Mar is a First Nations woman from Canada, although she has lived in Australia for 25 years. After many years working in the petroleum industry as a commercial negotiator, she retired before embarking on an international volunteer assignment and putting her corporate skills to work in the development sector. Once back in Australia, she spent three years working as an independent director for several Indigenous Trusts (Gelganyem and Kilkayi) in the East Kimberley Region of Western Australia. 

Volunteer experience:

  • 2009 – Advocacy and Dissemination Officer / Rural Media Network / Tamale, Ghana 
  • Current - Centre for Asylum Seekers, Refugees and Detainees / Perth, Australia

How has volunteering positively impacted your life?

“My volunteer placement in 2009-10 was really a transition to retirement for my partner and me. We were finishing up our corporate life, and doing some international volunteering was a good way to move us into the next phase of our life. It opened my eyes to the complexity of development work, and also served to highlight the importance of continuing my work as an advocate for social justice. Everyone can find a way to contribute. Not only does it contribute to making the world a better place for everyone, it is also hugely rewarding at a personal level.”  

Ben GwilliamRAVN_Ben Gwilliam

Ben works for a private organisation in a varied role that includes management, education and clinical components across a number of settings in regional New South Wales. He is passionate about access and inclusion for disadvantaged groups. While volunteering in Malawi he worked with partners to give sporting and education opportunities to young men and women, and it was this experience that led to his involvement in similar programs when he returned to Australia.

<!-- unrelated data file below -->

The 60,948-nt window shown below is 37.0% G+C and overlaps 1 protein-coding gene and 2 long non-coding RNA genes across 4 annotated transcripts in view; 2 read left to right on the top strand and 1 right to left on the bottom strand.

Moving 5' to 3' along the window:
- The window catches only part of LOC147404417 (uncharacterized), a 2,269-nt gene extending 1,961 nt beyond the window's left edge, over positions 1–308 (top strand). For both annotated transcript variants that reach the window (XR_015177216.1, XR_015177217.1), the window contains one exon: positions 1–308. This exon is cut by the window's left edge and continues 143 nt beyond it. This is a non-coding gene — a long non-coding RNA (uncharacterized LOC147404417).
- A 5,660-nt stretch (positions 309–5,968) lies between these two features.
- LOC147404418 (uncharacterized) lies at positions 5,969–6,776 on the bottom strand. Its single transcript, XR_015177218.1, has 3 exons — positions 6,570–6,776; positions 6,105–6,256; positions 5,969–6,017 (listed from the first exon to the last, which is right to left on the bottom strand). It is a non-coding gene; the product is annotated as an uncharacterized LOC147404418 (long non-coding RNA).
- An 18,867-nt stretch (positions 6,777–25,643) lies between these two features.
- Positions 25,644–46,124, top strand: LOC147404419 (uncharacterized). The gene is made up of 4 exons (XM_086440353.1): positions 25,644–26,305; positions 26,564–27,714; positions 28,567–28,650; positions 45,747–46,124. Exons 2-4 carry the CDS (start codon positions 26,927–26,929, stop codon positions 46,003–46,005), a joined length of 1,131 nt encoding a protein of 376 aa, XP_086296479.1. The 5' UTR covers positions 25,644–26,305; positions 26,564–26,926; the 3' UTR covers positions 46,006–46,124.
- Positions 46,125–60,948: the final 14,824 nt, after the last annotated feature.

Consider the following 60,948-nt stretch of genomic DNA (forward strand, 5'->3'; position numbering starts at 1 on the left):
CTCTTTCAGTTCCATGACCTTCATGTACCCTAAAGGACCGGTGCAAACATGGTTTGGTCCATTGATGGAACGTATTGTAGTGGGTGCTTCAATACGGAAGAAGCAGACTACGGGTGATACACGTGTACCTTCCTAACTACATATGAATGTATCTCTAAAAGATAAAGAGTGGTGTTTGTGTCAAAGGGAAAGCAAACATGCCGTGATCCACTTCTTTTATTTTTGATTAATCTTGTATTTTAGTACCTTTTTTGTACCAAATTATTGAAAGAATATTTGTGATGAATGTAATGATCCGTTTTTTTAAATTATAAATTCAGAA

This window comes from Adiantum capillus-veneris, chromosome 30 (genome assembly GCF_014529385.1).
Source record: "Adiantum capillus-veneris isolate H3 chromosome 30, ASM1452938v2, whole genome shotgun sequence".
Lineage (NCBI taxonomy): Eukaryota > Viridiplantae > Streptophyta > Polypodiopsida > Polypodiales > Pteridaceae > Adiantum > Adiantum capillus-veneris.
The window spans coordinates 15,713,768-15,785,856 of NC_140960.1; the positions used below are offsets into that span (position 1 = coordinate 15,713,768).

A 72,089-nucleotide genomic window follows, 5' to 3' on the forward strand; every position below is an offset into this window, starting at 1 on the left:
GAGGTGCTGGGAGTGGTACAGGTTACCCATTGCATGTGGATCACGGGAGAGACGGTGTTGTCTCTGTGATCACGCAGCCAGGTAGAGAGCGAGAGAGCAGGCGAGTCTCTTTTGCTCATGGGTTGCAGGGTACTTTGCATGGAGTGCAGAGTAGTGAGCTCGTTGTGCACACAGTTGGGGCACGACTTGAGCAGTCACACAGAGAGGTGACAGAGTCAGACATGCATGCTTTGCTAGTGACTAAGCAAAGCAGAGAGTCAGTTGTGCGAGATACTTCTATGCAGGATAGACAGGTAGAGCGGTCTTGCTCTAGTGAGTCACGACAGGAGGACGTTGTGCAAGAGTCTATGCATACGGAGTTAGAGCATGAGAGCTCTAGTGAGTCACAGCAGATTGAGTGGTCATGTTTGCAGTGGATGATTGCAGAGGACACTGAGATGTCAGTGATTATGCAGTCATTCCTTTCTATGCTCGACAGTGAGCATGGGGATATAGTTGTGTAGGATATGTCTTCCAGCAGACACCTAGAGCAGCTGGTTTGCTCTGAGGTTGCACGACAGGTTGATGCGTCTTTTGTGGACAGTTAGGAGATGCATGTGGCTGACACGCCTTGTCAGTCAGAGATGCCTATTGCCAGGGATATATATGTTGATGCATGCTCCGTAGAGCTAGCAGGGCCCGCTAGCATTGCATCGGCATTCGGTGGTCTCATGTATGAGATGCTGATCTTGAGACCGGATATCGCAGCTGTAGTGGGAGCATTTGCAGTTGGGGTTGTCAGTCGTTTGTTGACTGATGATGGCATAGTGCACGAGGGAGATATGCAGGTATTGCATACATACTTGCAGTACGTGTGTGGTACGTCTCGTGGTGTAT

Volunteer experience:

  • 2007 – Youth Project team member / Youth Challenge Australia / Demerara River region, Guyana
  • 2011 – Paediatric Physiotherapist Educator / Kindergarten #10 / Ulaanabaatar, Mongolia
  • 2013 – Physiotherapist / Cure International Hospital / Blantyre, Malawi 

Why would you recommend others get involved in volunteering?

“I would recommend others get involved in volunteering because it is a life and career-altering experience. It opens doors to opportunities you may have never have imagined were there, and helps you to discover and build skills you may never thought you had.”

RAVN_Lydia Luo

Lydio L

Lydia currently works in marketing and communications and believes that what she’s learned through volunteering has been invaluable to all aspects of her life. She continues to volunteer locally with Lifeline as a Telephone Crisis Supporter.

Volunteer experience: 

  • 2010 – Communications Officer, Australian Youth Ambassador for Development / Habitat for Humanity / Bangladesh

What’s the most valuable skill you’ve gained from volunteering?

“Communication skills and learning how to listen—it’s so important to your personal and professional life. Communication is the essence of everything we do. It’s easy to become detached from how people outside your bubble live. I have found it rewarding and humbling.”